Monday, December 7, 2015

When a 6th Grader asked Me "In Three Words..."

I've been presenting at schools now for over five years and going back to the very first one I have to admit I wanted no part of it. Since then things have most certainly changed and I look forward to each and every school presentation with an eagerness that is hard to describe. Why? What led to such a 180? It's the questions students ask and this past Friday I was asked a question that in it's level of profoundness is still reverberating today.

The presentation was at Parkway West Middle and it's now a yearly tradition that I present to the 6th grade as it's been each school year since 2012 and it's awesome that the school sets an hour for this and it's an honor to be given that hour. Also, the questions I get asked by the 6th grade class always leaves me thinking and the final question on Friday, well, let me explain it.

First though, there's something neat about the final question because there just always happens to be something special about it. True, it's just random luck on the person I call on, but nine out of ten times the question is profound and on Friday I was asked, "In three words describe your life before diagnosis and in three words describe your life after." This, for you the reader right now, might seem a bit profound being asked by a sixth grader but that's the magic presenting to students because they are more than capable of stopping a person in their tracks and forcing them to think about things in a way never before thought of and not having much time to respond I came up with, "After my diagnosis I'd say it was 'life unfiltered realized' and before it would have to be 'life unfiltered oblivious' which I'm sure there's a grammar fail there but I never did get good grades in English class."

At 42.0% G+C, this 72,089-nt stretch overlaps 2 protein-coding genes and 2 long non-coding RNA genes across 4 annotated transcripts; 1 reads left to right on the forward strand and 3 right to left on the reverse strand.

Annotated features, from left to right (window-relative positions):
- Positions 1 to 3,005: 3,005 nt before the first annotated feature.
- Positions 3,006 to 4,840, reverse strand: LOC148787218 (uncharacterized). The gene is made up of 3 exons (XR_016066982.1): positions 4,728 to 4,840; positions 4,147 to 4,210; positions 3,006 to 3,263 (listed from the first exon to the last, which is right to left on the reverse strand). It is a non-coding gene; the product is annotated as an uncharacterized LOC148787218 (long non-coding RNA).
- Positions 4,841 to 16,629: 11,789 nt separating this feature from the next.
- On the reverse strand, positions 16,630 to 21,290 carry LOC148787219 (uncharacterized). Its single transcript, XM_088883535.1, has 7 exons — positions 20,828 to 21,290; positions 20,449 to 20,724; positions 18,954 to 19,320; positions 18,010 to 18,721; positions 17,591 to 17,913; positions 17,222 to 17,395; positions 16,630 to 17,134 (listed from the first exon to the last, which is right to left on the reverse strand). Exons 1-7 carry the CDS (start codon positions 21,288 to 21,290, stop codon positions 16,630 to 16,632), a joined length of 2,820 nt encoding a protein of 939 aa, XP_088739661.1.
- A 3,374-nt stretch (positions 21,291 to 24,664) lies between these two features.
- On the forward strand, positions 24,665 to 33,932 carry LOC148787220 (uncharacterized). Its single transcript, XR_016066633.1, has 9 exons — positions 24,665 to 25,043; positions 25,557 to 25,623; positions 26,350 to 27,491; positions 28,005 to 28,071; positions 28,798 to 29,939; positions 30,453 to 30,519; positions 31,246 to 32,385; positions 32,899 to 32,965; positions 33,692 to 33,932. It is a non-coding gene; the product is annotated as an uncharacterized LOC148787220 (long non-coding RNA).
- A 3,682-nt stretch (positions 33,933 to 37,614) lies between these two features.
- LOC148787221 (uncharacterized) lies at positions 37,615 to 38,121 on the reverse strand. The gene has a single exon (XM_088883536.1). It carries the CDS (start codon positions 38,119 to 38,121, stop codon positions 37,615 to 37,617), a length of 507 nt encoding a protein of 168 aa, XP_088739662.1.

Had I had more time to craft a better response I might have, but even with the grammatical fail (although how can one state what I stated in just three words?) it states it with perfection because I had no idea about who I was and what was going on. Yes, it's hard to describe that in three words and I've tried to come up with three better words but I've been unable to. There's something that stretches thoughts when word usage gets reduced. I can blog as many times and as many words as possible and I can describe the joys, the pains, the anxiety, and the definition of Kansas in thousands of words if I want to, but that sixth grader put me to the ultimate test taking away my ability to describe things in detail which I commend him for because it made me think of this in a way I never had before and my ensuing response left me with a smile on my face.

It'll be another year before I'm back there. It's now one of my most frequented venues outside of the office or the police academy and there is such familiarity now with the library I present in while there. To the staff there I certainly want to thank them for the chance to give my presentation there because I feel, no, I know that presenting to students is the most important speaking crowd I can present to. The reasons are long and deep as to why I feel this, but to put shortly, but in more than three words, students of today are the coworkers, parents, teachers, and business owners of tomorrow and if not just autism awareness gets to them, but also autism understanding then the future is going to be so bright. And I've said this many times that all one has to do is hear the questions that students ask and you too will have the same hope for the future I do.

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